Brother J W Thompson from Wahroonga church in Australia wondered if he could afford to send the latest tract off to his sister on the far-off Isle of Man, UK. Money was tight and the thought may have been, Would the family even read the tract? He had talked it through with his wife but was sure that helping his sister find the same peace with God that he had found was worth it.
A little time passed and the letters that came back from the Ludgate family near Douglas, on the Isle of Man, were encouraging. More letters arrived from the Ludgates as the year progressed. The news was wonderful: Brother Thompson just had to share it. The editor of the Australasian Record (now known as Adventist Record) agreed that the good news had to be published. In February 1915, the Australasian readership discovered that sharing tracts and children’s Sabbath school lessons could bear great fruit.
The Record editor wrote:
During the past few months interesting letters have been received from them, revealing the fact that this faithful seed-sowing has not been in vain. The following is quoted from their letters:
You will be pleased to know that my wife and I have commenced to keep God’s command to rest on the seventh day and keep it holy. Yesterday was our second Sabbath . . . We have never been taught how to read the Bible until you pointed the way. Bible Studies is an invaluable little work.
We hope to show our boys the way and pray that they will accept it also. The more we learn of the Bible the more we want to learn. My wife has read the tracts on the seven last plagues aloud to me to-day. It is all so plain that we cannot but understand.
What a grand promise it is that God’s people shall be free from all harm. I pray that I with all our dear ones may be counted worthy. There is more in the tracts than in any tracts I have ever read before. What a splendid woman Mrs E G White must be. Her writings are beautiful and inspiring. We cannot thank you as we wish, but we thank God that He put it into your heart to give us the instruction you have done (extracts from Record, February 15, 1915).
Reading those words while preparing other materials was heart-warming. The wider story reveals how wonderful the gift of tracts and literature came to be in the greater scheme of God’s work.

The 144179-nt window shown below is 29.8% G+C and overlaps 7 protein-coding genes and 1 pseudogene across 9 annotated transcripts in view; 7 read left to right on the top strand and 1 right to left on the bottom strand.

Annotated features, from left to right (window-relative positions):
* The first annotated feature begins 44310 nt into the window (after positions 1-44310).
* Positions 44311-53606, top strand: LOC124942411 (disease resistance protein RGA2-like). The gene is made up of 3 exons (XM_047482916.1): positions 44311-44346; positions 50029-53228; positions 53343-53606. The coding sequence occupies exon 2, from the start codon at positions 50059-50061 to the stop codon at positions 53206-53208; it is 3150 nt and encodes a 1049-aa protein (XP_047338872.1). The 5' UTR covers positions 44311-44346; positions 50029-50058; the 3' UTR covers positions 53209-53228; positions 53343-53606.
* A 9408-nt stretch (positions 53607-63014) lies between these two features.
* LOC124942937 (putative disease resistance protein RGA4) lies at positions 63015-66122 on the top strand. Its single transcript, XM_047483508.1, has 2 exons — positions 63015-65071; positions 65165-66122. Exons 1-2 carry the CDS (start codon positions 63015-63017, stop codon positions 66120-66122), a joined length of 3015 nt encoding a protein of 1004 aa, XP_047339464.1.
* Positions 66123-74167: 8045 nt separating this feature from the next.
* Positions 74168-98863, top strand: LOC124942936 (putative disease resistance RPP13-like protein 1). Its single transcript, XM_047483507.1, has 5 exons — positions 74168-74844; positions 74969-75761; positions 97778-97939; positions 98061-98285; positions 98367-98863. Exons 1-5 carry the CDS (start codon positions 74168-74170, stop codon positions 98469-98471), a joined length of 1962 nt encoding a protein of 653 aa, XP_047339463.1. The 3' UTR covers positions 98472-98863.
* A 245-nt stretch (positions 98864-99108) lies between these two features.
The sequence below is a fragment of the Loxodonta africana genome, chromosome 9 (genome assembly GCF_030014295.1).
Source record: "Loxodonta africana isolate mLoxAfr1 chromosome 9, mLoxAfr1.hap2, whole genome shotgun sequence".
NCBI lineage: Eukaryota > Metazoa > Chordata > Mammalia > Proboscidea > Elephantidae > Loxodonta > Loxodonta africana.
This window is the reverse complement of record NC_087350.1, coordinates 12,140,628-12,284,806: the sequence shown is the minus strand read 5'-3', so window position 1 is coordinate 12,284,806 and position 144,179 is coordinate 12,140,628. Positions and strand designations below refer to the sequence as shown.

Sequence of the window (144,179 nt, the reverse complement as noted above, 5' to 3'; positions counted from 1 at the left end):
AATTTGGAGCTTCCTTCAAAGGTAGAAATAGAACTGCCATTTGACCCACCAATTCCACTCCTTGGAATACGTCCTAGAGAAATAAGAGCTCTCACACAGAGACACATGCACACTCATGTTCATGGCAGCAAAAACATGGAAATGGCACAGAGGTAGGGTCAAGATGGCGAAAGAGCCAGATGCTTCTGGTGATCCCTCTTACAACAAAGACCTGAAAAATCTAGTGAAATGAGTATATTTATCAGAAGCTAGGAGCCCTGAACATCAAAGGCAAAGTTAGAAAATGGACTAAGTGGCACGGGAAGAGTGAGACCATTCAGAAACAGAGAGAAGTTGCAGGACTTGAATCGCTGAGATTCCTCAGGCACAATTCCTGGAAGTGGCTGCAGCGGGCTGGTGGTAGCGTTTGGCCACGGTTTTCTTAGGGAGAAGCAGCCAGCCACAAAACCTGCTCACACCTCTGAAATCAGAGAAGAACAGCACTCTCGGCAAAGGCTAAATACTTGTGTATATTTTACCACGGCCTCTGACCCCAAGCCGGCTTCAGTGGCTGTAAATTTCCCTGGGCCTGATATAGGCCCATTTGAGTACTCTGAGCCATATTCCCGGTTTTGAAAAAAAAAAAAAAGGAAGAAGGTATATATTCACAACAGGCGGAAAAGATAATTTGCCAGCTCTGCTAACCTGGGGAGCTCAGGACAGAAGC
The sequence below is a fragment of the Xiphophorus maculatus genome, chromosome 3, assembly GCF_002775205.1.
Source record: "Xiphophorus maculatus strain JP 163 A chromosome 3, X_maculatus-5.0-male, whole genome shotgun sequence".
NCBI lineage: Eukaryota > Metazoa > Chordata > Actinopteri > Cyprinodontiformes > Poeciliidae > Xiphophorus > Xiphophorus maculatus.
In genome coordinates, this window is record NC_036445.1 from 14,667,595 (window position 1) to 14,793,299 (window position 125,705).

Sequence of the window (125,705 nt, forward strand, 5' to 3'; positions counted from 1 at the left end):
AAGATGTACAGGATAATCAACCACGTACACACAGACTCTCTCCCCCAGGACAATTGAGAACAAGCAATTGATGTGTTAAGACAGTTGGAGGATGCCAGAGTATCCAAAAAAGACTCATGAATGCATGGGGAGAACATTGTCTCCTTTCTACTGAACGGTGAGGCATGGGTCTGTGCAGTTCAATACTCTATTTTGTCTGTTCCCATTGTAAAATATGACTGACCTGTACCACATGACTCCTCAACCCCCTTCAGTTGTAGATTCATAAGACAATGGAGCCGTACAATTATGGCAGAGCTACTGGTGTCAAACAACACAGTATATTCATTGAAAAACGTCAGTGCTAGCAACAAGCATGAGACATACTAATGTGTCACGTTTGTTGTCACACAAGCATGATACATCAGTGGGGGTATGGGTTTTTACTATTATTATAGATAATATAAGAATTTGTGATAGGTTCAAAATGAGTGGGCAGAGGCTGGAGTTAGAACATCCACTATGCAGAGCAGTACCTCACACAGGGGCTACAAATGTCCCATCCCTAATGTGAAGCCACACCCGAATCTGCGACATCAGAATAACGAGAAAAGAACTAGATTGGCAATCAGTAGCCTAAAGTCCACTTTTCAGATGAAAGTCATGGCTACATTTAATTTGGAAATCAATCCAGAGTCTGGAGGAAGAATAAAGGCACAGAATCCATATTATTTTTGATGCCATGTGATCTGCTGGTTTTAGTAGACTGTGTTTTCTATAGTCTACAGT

Brother Thompson kept up his correspondence with the Record. Nine years later, the following was reported there:
Australia has the honour of winning the first Sabbath-keeper on the Isle of Man. From Wahroonga, NSW, Brother JW Thompson sent literature to his sister who was residing on the island. As a result, she embraced the Sabbath truth, and her husband followed her in this step. Two of their sons are now at our college in England, the eldest, a young man of 25, desiring to be a missionary in India (Australasian Record, March 17, 1924).
There is a fuller tale recorded in the British periodical, The Missionary Worker. The pastor on the Isle of Man at the time was Pastor A S Rodd.
Pastor Rodd reported to the North England Conference office that there had been a baptism in the Broadway Baptist church in the Isle of Man on December 8, 1923, in which eight people had been baptised—with the first Isle of Man Company formed under the guidance of conference president A E Bacon.
The Seventh-day Adventist literature sent all the way from Australia had borne fruit—the Ludgate family had been baptised, there was great news to send back for the Record.
That the family on the Isle of Man were baptised is wonderful news, but the story of one of the two sons of the Ludgate family who went on to attend Watford College in 1924 bears telling. The older of the two sons was Timms Kenneth Ludgate, a former veteran of the Great War, who, with his wife, went on to mission service first in India, then in Africa at Helderberg College and later to Southern Missionary College and then Walla Walla College. An author, he translated two books into the Gujurati language and contributed to the seven-volume Seventh-day Adventist Bible Commentary. In 1968 Kenneth was the author of the Sabbath school lesson quarterly for the third quarter, “The Book of James”.
Timms Kenneth Ludgate, once of the Isle of Man, died at Walla Walla College in the north-west of the United States in 1972.
Russell Staples, the Seventh-day Adventist missiologist, reminded the writer that unless a lesson is learned, or a truth taught, an essay will never earn an A grade. The lesson here is that if our Brother Thompson had never thought to send that literature all the way to England, God’s work would never have been blessed by a man who was willing to listen to God’s promptings and head off into mission service.
We might wonder, if we are prompted to say a kind word, if there will be any fruit from the venture. The response is that we may never know what our seed may sow, but God does, and He may prosper that seed.
Peter Jeynes is a pastor in the North England Conference of Seventh-day Adventists.